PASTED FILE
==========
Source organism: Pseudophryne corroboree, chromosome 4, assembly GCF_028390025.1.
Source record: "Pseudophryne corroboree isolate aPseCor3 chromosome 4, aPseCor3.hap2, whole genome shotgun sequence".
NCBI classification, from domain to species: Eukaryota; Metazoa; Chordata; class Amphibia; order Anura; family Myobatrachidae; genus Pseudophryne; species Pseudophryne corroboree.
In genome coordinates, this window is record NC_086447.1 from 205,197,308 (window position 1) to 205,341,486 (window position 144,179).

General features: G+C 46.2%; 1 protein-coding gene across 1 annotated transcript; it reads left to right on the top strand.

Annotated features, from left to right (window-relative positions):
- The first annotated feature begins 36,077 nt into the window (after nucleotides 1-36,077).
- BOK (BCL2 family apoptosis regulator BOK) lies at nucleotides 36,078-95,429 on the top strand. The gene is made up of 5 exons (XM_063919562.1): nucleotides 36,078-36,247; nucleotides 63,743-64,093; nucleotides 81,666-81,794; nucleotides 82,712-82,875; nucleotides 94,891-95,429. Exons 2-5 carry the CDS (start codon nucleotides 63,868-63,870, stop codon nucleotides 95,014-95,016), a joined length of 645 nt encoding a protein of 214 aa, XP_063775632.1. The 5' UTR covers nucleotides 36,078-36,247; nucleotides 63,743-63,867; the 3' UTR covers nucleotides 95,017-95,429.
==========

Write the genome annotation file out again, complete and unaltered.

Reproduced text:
Source organism: Pseudophryne corroboree, chromosome 4, assembly GCF_028390025.1.
Source record: "Pseudophryne corroboree isolate aPseCor3 chromosome 4, aPseCor3.hap2, whole genome shotgun sequence".
NCBI classification, from domain to species: Eukaryota; Metazoa; Chordata; class Amphibia; order Anura; family Myobatrachidae; genus Pseudophryne; species Pseudophryne corroboree.
In genome coordinates, this window is record NC_086447.1 from 205,197,308 (window position 1) to 205,341,486 (window position 144,179).

General features: G+C 46.2%; 1 protein-coding gene across 1 annotated transcript; it reads left to right on the top strand.

Annotated features, from left to right (window-relative positions):
- The first annotated feature begins 36,077 nt into the window (after nucleotides 1-36,077).
- BOK (BCL2 family apoptosis regulator BOK) lies at nucleotides 36,078-95,429 on the top strand. The gene is made up of 5 exons (XM_063919562.1): nucleotides 36,078-36,247; nucleotides 63,743-64,093; nucleotides 81,666-81,794; nucleotides 82,712-82,875; nucleotides 94,891-95,429. Exons 2-5 carry the CDS (start codon nucleotides 63,868-63,870, stop codon nucleotides 95,014-95,016), a joined length of 645 nt encoding a protein of 214 aa, XP_063775632.1. The 5' UTR covers nucleotides 36,078-36,247; nucleotides 63,743-63,867; the 3' UTR covers nucleotides 95,017-95,429.